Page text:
Managing partner Paul Reilly does not hide his pride about PBA’s achievements. Why should he, writes John Burbedge, when they are in plain view all around the Thames Valley?
An independent practice of engineers, planners, scientists, and economists: ‘We help our clients achieve valuable planning permissions, then build-out the associated infrastructure and buildings’
Some are iconic – Reading railway station’s public realm and Thames Tower regeneration, and Slough’s The Curve – others are functional – the remodelled M4 Junction 11 … all are designed to improve local environments.
“We are incredibly proud of the work we have delivered for clients, the end products that have regenerated the region and brought employment. It’s very visible work, so as you drive around you do feel that, as an organisation, we have helped support the business, investment and public-sector communities here in securing their ambitions.”
PBA is a professional partnership that believes in a partnership approach to its developmental projectwork – facilitating private-public connections to help evaluate potential land values, unlock infrastructure, for beneficial development to follow.
“It‘s about channelling developmental interest and funding in line with regional ambitions such as housing and employment.”
Such partnerships have helped produce an ongoing virtuous cycle of land transformation, structural improvement and attractive dynamism within the Thames Valley, says Reilly.
The PBA practice also believes in de-centralised operations, with ‘reportable autonomy’ among its self-managing groups – within the scope of the firm’s strategic client, technical and regional focuses, its values and established KPIs.
“That 3-D way of looking at our business means we operate in an agile adaptive way.” Performance is monitored for board-level assessment, but not published internally. “We favour collaboration, not competitiveness.”
PBA’s business model has proved successful. “We are in year three of a seven-year-strong growth strategy, and are on track to increase our business by 250%.” Astute M&A activity is also broadening PBA’s sector mix to enhance its disciplines and geographic presence.
“The challenge is to balance our growth without undermining what we have currently got. Such as PBA’s award-winning performance and work culture.”*
Employing technology to assess optimum land use, reduce programme costs and create better experiences for clients has been a key enabler.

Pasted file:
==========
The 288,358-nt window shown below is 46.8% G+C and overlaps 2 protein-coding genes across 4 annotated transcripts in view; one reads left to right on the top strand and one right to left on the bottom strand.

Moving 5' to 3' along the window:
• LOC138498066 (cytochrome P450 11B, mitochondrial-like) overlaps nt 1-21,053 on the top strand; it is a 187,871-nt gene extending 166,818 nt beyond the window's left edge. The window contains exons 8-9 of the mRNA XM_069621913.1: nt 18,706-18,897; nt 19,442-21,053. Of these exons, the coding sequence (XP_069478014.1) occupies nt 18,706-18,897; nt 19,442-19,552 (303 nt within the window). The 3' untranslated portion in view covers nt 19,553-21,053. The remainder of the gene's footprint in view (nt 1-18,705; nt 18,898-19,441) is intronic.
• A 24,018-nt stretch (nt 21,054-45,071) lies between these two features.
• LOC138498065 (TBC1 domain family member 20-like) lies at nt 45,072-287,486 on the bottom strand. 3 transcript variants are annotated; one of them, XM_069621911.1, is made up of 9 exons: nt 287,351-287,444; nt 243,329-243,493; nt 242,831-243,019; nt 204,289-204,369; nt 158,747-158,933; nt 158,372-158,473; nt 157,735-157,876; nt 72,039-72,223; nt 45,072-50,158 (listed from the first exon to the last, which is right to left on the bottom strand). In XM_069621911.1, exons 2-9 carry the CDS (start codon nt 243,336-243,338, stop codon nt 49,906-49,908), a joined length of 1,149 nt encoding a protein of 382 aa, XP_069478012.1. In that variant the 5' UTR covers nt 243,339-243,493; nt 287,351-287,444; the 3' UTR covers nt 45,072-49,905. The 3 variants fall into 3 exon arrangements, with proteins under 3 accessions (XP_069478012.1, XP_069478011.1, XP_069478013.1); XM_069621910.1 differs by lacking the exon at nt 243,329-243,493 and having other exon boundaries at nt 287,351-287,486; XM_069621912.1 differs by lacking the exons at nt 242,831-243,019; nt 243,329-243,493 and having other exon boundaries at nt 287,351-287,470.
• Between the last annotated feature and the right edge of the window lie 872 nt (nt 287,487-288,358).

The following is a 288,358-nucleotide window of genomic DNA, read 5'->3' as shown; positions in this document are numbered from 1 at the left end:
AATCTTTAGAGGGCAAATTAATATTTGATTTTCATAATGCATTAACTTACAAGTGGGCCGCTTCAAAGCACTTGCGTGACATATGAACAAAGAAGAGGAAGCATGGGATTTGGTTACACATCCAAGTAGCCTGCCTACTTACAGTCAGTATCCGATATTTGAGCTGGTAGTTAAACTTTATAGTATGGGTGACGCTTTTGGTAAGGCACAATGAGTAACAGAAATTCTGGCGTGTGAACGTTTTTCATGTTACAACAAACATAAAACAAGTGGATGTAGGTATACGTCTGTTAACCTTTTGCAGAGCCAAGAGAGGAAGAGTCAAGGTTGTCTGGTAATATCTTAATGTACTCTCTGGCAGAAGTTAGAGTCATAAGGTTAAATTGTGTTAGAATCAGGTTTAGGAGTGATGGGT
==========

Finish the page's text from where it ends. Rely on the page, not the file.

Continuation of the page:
PBA uses drones to survey land and monitor progress, GIS tools to map and model infrastructure networks, embedded sensors to provide ongoing Big Data, BIM processes to boost efficiency and quality, and VR goggles to help clients immerse themselves as developments progress.
“All this new technology makes it a really exciting time for new designers and engineers coming through,” enthused Reilly.
Combating industry skill shortages, PBA ‘grows its own’. “The engine for our growth is bringing in young people every year – 15-20 apprentices and 40 graduates. We had 3,500 applicants for our graduate scheme last year.”
PBA’s workbook is client-led, so that growth may suffer Brexit concerns, but as Reilly says: “For agile firms like us, there are as many market opportunities as there were three years ago.
“We have 4% of a £1.6 billion market. Even if that market drops, there is still a massive chunk to aim at.
“We have the right work culture, great clients, a great reputation technically and as business partners. We are financially robust and meeting our strategic plan.
“We have nothing to be afraid of, and I don’t feel uncomfortable saying that.”
As much as it can be, PBA is master of its own destiny.
Peter Brett Associates LLP
Scope: 100% professional services B2B. Development and infrastructure consultants; engineering and planning practitioners.
Scale: £61 million sales, (up from £56.5m). Runs c.3,000 projects annually.
Founded: 1965, Wokingham.
Staff: 745 (270 in Reading HQ)
Locations: 15 UK offices, three in Europe.
PBA business advice
- Operate with integrity. “If you say you will do it, do it.”
- Be properly funded at all times. Know your figures.
- Trust and support young minds. Give them confidence to express their talents.
- Carefully differentiate what you are actually offering. “People choose proven undoubted providers.”